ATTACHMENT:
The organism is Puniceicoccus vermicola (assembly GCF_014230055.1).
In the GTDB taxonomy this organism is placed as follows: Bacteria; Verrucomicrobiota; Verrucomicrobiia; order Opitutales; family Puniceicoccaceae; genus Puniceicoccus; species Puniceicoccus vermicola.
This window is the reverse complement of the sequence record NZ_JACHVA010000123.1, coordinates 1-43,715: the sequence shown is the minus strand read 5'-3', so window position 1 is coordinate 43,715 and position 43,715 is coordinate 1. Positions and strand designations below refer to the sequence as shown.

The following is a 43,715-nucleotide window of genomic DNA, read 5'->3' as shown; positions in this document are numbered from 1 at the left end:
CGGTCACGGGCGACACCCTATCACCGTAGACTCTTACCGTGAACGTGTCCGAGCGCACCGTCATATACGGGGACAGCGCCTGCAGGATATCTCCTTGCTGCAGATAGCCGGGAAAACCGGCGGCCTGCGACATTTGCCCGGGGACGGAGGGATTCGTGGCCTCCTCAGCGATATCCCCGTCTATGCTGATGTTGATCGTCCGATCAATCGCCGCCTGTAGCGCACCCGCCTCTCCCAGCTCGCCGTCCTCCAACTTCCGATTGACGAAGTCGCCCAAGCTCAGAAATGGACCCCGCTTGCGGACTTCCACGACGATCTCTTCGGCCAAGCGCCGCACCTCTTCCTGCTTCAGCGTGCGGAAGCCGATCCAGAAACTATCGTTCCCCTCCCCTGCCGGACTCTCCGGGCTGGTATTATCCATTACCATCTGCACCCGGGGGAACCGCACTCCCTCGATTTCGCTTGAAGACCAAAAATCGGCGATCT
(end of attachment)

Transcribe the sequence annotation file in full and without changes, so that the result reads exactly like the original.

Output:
The organism is Puniceicoccus vermicola (assembly GCF_014230055.1).
In the GTDB taxonomy this organism is placed as follows: Bacteria; Verrucomicrobiota; Verrucomicrobiia; order Opitutales; family Puniceicoccaceae; genus Puniceicoccus; species Puniceicoccus vermicola.
This window is the reverse complement of the sequence record NZ_JACHVA010000123.1, coordinates 1-43,715: the sequence shown is the minus strand read 5'-3', so window position 1 is coordinate 43,715 and position 43,715 is coordinate 1. Positions and strand designations below refer to the sequence as shown.

The following is a 43,715-nucleotide window of genomic DNA, read 5'->3' as shown; positions in this document are numbered from 1 at the left end:
CGGTCACGGGCGACACCCTATCACCGTAGACTCTTACCGTGAACGTGTCCGAGCGCACCGTCATATACGGGGACAGCGCCTGCAGGATATCTCCTTGCTGCAGATAGCCGGGAAAACCGGCGGCCTGCGACATTTGCCCGGGGACGGAGGGATTCGTGGCCTCCTCAGCGATATCCCCGTCTATGCTGATGTTGATCGTCCGATCAATCGCCGCCTGTAGCGCACCCGCCTCTCCCAGCTCGCCGTCCTCCAACTTCCGATTGACGAAGTCGCCCAAGCTCAGAAATGGACCCCGCTTGCGGACTTCCACGACGATCTCTTCGGCCAAGCGCCGCACCTCTTCCTGCTTCAGCGTGCGGAAGCCGATCCAGAAACTATCGTTCCCCTCCCCTGCCGGACTCTCCGGGCTGGTATTATCCATTACCATCTGCACCCGGGGGAACCGCACTCCCTCGATTTCGCTTGAAGACCAAAAATCGGCGATCT